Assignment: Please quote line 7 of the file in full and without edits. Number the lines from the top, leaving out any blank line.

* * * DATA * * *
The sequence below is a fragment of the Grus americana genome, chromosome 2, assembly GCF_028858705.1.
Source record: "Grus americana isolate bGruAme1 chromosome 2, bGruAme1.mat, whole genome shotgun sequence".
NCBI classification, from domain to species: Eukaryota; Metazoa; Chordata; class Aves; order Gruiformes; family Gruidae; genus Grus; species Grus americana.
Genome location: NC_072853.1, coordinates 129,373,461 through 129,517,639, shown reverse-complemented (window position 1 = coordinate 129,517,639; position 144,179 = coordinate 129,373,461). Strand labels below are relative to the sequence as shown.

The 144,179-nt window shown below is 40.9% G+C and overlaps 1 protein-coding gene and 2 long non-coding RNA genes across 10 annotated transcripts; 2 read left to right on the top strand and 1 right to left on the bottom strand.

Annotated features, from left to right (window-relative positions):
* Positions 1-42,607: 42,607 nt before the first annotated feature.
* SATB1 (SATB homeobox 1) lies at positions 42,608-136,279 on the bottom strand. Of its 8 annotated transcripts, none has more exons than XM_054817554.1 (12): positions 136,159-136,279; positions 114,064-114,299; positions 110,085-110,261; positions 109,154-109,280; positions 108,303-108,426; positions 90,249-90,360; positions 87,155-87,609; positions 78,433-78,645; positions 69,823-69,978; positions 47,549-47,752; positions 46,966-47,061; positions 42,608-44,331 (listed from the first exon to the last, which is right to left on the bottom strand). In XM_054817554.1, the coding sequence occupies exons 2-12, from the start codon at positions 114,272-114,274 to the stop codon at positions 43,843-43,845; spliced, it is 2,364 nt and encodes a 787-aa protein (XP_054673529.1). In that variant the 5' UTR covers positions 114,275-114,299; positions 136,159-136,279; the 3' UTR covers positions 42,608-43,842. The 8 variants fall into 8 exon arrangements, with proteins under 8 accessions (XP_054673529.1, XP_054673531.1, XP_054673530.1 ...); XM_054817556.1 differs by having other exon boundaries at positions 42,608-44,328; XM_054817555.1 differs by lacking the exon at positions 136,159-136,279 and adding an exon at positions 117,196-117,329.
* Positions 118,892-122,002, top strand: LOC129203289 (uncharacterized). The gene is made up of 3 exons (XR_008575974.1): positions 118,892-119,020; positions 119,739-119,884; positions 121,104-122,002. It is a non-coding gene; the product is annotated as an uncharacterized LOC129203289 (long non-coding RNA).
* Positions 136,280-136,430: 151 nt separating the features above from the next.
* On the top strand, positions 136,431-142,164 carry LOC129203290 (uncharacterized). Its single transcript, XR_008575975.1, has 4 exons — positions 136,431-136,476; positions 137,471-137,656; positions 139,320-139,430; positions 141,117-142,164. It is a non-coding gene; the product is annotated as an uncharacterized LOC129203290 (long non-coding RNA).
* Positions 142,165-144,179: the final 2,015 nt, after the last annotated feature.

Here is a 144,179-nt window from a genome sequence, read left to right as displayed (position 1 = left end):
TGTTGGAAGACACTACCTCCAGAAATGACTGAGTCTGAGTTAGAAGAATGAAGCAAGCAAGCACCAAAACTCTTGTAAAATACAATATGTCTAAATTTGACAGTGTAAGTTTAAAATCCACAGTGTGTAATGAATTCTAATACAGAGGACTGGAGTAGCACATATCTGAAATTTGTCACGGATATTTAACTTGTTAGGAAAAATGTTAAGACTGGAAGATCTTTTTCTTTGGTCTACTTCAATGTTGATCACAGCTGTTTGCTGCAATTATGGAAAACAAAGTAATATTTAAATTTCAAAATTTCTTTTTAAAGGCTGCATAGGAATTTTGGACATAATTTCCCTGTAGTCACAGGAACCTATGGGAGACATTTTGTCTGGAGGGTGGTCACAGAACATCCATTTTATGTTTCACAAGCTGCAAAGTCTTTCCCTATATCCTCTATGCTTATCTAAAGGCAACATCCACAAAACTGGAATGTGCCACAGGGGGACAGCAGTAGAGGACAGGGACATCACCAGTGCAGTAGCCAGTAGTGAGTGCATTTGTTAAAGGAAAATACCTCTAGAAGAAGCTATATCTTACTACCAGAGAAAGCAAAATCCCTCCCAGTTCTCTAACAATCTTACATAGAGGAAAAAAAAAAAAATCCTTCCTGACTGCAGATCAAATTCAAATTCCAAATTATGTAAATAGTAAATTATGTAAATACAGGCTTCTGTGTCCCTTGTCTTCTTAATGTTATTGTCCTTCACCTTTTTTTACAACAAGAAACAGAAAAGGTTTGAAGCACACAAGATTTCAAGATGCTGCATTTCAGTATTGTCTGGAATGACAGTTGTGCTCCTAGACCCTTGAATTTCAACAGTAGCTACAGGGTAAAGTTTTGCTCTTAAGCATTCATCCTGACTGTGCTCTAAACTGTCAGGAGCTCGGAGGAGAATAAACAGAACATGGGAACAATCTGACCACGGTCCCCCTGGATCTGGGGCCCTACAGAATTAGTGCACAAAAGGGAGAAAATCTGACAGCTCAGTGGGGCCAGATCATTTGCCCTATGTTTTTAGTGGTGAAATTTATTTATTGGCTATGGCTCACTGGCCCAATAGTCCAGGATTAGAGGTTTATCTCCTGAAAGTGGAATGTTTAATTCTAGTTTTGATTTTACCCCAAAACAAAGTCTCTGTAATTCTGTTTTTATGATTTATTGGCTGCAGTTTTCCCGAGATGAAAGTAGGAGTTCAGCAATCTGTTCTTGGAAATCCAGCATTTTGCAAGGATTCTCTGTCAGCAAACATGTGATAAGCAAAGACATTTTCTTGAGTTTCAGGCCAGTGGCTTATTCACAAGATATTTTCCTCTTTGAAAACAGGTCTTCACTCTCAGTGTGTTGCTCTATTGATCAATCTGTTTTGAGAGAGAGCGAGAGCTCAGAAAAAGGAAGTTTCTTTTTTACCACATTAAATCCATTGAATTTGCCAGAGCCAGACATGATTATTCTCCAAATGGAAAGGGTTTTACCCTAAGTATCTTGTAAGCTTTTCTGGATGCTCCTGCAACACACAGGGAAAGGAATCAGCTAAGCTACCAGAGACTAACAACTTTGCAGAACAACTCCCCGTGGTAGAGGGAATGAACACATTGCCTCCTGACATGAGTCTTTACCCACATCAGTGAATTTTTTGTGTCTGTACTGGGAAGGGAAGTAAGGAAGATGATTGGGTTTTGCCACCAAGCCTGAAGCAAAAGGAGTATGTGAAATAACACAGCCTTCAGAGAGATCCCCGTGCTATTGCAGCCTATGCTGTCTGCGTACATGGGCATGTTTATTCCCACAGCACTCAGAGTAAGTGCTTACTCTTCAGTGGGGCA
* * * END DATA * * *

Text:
* Positions 1-42,607: 42,607 nt before the first annotated feature.